What Happens After Foreclosure?

Foreclosure Notice For Failure To Pay Mortgage

Property foreclosure is the last thing a homeowner wants to face. Unfortunately, thousands of people face foreclosure every year. Many homeowners think that a foreclosure notice means they will eventually lose their home, but that isn’t always the case. A foreclosure notice is only one step in a process that can take months. During that time, you’ll have many opportunities to bring your loan current and keep your house, but only if you understand how the foreclosure process works.

Below you’ll find the basic scenarios related to a foreclosure notice. Keep in mind that this is a general overview and that each state has its own laws regarding the foreclosure process.

You Pay the Mortgage Allowing You to Keep Your Home

This is the most ideal outcome out of all the possible scenarios though the most unlikely. When you pay off the note, you satisfy the lender, the foreclosure becomes null and void and you end up keeping your home.

Occasionally, people are able to raise enough funds to stave off foreclosure, though it typically requires some form of refinancing which might only postpone the inevitable or cause a homeowner to go into more debt.

If you do decide to refinance to pay off your foreclosure note, make sure that you are able to secure a loan at a reasonable rate. Replacing your mortgage debt with a higher interest debt has the possibility of forcing you to declare for bankruptcy at some point in the future.

You Pay the Mortgage by Selling Your Home

If you are unable to refinance or believe that refinancing will only cause you to go further into debt and you are unable to pay off the loan with other assets, the next option is to sell your home. If the funds you receive from selling your home are enough to satisfy the loan, then your debt with the lending company is settled. However, if you don’t buy another home and you profited from selling your home, it’s possible that you’ll be assessed with a capital gains tax liability.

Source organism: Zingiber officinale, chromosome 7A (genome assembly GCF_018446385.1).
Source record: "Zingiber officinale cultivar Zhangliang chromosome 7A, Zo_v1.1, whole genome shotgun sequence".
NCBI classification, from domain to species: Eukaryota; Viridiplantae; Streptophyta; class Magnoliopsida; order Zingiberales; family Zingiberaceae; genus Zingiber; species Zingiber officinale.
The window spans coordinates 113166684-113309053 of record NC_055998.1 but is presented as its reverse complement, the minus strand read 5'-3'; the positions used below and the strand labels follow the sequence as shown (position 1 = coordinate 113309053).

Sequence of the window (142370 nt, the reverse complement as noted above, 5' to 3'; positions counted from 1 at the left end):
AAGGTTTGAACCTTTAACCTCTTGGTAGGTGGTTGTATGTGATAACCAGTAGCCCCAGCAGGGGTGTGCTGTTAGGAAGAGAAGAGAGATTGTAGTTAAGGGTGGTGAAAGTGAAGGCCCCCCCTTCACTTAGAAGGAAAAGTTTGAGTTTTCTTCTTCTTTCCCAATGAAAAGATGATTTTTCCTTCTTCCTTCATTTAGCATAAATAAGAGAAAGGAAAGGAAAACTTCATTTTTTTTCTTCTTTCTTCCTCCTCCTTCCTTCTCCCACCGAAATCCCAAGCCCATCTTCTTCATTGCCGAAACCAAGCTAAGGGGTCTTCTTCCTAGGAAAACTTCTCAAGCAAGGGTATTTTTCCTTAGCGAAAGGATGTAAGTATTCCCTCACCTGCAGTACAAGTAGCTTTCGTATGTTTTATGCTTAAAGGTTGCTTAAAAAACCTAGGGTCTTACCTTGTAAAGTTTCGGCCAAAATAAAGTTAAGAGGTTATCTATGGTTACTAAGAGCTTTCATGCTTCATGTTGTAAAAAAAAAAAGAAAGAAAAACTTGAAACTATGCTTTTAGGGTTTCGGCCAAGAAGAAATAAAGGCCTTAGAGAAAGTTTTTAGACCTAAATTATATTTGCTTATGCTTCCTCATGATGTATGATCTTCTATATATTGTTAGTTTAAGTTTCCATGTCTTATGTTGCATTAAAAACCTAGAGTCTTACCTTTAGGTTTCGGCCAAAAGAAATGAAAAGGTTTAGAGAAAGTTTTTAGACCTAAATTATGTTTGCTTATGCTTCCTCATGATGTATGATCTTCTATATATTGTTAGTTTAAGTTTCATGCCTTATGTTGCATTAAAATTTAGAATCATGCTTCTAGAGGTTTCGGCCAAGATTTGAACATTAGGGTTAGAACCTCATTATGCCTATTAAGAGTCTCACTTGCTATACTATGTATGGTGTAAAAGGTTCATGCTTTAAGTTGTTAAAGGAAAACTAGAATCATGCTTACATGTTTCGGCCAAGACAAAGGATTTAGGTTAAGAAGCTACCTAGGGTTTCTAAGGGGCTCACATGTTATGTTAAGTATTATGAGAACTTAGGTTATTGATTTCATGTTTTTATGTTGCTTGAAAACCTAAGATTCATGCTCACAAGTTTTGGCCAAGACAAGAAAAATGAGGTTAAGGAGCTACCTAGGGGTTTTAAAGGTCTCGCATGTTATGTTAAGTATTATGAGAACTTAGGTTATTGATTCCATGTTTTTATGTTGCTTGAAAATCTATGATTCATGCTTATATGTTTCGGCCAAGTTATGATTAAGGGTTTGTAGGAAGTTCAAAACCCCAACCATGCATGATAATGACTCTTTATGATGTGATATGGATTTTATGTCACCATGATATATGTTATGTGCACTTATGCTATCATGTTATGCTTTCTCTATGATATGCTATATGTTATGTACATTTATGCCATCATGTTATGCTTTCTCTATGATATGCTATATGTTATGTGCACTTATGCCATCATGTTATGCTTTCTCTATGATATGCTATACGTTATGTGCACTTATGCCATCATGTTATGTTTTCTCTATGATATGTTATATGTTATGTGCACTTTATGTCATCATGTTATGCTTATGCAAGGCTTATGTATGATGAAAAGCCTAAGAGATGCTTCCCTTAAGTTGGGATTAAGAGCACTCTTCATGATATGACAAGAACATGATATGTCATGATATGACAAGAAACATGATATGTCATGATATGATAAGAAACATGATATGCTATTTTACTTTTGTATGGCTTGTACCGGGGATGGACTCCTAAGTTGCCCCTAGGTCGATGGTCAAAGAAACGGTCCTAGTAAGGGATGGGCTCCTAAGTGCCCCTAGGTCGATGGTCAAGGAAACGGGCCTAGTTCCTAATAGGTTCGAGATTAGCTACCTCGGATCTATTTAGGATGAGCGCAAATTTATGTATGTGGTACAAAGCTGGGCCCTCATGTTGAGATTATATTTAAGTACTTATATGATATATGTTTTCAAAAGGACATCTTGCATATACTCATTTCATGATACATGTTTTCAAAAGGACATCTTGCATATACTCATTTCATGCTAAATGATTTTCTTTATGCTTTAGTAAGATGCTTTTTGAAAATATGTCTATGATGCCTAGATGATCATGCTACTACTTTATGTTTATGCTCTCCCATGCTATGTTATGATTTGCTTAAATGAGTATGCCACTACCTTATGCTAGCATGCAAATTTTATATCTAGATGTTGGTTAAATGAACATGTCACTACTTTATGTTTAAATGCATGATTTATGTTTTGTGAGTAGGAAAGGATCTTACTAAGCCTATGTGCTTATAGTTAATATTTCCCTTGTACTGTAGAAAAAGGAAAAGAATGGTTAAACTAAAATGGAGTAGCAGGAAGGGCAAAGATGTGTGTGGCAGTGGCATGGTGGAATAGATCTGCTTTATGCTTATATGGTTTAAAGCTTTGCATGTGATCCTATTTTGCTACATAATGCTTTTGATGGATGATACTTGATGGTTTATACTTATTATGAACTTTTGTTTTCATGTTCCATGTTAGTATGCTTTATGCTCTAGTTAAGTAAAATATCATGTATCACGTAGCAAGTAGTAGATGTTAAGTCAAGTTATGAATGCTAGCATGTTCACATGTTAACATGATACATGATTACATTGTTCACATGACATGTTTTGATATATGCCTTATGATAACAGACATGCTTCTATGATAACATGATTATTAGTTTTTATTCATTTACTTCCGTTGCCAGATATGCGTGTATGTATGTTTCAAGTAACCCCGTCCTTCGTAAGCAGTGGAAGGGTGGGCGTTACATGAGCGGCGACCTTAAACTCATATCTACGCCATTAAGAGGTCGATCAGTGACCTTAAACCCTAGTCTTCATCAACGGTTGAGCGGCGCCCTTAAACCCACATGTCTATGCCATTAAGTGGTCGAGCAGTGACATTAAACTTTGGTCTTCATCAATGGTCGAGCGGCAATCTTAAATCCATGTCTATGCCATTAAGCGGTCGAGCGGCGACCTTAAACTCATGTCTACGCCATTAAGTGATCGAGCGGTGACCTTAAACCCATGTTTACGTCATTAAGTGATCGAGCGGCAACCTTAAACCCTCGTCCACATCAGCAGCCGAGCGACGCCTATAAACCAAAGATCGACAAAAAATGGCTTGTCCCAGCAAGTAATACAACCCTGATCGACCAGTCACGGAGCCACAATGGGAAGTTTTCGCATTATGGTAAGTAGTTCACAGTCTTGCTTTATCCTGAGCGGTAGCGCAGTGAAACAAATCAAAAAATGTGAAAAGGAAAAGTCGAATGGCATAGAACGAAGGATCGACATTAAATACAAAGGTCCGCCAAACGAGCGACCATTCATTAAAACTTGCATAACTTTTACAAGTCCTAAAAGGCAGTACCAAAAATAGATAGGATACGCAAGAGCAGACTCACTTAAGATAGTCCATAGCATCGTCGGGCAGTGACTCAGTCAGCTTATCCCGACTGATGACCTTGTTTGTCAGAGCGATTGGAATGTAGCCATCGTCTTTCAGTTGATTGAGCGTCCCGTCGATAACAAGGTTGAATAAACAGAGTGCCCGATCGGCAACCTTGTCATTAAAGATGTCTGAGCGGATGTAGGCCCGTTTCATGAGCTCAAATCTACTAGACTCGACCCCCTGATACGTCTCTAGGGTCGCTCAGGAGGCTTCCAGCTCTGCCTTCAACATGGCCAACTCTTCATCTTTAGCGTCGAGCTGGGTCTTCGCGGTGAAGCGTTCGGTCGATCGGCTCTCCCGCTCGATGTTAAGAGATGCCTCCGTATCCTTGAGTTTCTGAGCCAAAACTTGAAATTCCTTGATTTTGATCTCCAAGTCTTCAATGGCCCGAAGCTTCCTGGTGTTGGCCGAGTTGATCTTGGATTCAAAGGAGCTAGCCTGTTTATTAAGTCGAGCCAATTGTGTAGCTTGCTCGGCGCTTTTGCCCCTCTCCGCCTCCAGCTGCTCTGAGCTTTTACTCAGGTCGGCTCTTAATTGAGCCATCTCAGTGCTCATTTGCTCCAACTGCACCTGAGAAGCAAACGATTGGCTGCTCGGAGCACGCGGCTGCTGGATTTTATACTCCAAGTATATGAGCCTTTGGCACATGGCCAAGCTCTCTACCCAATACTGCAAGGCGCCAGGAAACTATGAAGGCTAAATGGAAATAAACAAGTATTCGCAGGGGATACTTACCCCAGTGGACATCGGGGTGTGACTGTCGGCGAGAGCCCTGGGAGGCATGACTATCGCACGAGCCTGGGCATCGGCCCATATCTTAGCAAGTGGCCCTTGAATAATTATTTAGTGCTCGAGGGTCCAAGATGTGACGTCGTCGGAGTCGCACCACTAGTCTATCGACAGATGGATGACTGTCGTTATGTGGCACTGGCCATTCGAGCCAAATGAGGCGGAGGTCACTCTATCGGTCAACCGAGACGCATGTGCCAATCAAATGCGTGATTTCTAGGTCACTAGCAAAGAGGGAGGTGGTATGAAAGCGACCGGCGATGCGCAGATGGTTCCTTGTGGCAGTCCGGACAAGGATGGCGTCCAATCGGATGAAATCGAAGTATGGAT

Make sure to acquaint yourself with the various tax laws as through the end of 2014 you may be eligible to exclude canceled debt from your tax return if it relates to qualified principal residence indebtedness and meets the requirements of The Mortgage Forgiveness Debt Relief Act.

You have until the moment the lender auctions off the home to sell it yourself. However, if you owe more on the mortgage than the home is worth, you will either need to make up the difference in cash, or get the bank to agree to take a lower amount in a short sale.

The Lender Auctions Your Home

If you weren’t able to come up with the funds to pay off the foreclosure note, then the lender (typically a bank) will take over the process of selling your home.

The foreclosure process differs from state to state, which each having their own specific procedures. However, typically whoever has made the highest bid will have the right to the deed of your property. Once they pay, in cash, they will receive the deed and all the rights and privileges attached to the property.

It might be possible for you to still stay in your home as a renter. The new buyer may be willing to do a lease-back option, where they offer you, the previous owner, a lease-purchase/rent-to-own contract which would then allow you to continue staying in your home.

New buyers who look to foreclosures as a way to make money may be willing to engage in this strategy, particularly in a down market, as it’ll allow them to immediately generate income while waiting out the market until they can get the return-on-investment that they were hoping for.

Additionally, if you were right on the brink of being able to repay your balance, but didn’t quite manage it in time, you still may be able to keep your home. Depending on the state, some will allow for a redemption period which can range from just a few days to a month. During this period of time, if you’re able to come up with the necessary funds, you will be able to regain possession of your home. If you find yourself in this situation, contact a foreclosure law attorney in your state to find the applicable laws.

While buying a foreclosure can present some challenges, it also opens up a wealth of opportunities. Get access to foreclosure addresses, auction dates and locations, loan history and more with our foreclosure property search.


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